Saipan Golden White-eye
Did you know?
- Its favorite foods include invertebrates, nectar and fruits.
- It does well in all types of wooded vegetation, like brushy areas.
- Their nests are cup-shared and comprised of grasses, hair and tree needles.
- Its eggs are pale blue.
- Chicks usually leave the nest 10 to 14 days after hatching.
These birds area a territorial species that tends to forage in family groups. Adjacent or overlapping groups may show aggression towards one another.
Unlike some birds, both parents incubate (sit on) the eggs.
- Near Threatened
- Critically Endangered
- Extinct in the Wild
The Saipan Golden White-eye faces an extremely high risk of extinction in the wild.
Islands of Saipan and Aguijan in the Mariana Islands
Karst forests but also lives in shrubland and populated areas.
We care about Saipan golden white-eyes
Accidentally introduced in Pacific Islands after World War II, the brown tree snake was the first land predator that the native birds, like the Saipan golden white-eye, had ever faced. They had no natural defenses to protect themselves, their nests, their eggs and their young. The brown tree snake devastated bird populations.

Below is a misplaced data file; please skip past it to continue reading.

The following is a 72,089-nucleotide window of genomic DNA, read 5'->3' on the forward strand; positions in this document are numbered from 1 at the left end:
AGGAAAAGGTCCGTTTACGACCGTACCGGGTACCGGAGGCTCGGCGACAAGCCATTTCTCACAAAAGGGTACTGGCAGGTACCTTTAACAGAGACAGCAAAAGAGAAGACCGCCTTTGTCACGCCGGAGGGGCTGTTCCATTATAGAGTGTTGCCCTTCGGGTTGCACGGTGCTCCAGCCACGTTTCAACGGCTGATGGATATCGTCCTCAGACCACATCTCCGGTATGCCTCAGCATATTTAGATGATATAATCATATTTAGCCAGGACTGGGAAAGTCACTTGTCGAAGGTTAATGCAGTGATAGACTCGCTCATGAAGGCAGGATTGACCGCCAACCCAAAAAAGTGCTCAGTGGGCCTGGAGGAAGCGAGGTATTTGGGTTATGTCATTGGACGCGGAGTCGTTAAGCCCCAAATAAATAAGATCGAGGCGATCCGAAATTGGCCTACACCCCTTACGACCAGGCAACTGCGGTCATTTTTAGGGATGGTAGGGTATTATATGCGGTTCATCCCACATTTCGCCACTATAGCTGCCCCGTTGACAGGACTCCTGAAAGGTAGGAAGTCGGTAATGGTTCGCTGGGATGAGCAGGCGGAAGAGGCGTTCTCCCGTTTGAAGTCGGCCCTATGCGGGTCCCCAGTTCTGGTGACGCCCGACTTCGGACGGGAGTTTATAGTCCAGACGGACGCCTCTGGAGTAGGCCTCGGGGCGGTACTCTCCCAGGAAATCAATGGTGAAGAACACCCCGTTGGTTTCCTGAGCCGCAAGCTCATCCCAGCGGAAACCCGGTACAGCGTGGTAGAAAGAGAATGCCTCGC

The efforts by the Saint Louis Zoo to save Pacific Island avian species began in 1994 when the Zoo joined forces with other organizations to form a group called Pacific Bird Conservation. Since then, Zoo staff have been active in moving birds to other islands, forming assurance populations. This work is in collaboration with the Saint Louis Zoo WildCare Institute, U.S. Fish and Wildlife and Wildlife Service, and Pacific Bird Conservation.
Find this animal in Historic Hill
SAINT LOUIS ZOO ZONE
Historic Hill is a lovely stroll through one of the oldest parts of the Saint Louis Zoo. From the 1904 World’s Fair Flight Cage to the Spanish architectural flavor of the 1920s in the Bird House, Primate House and Herpetarium to the finishing touches of our thoroughly modern exhibits, this area of the Zoo has a unique ambiance and a nostalgic history that make it a great destination.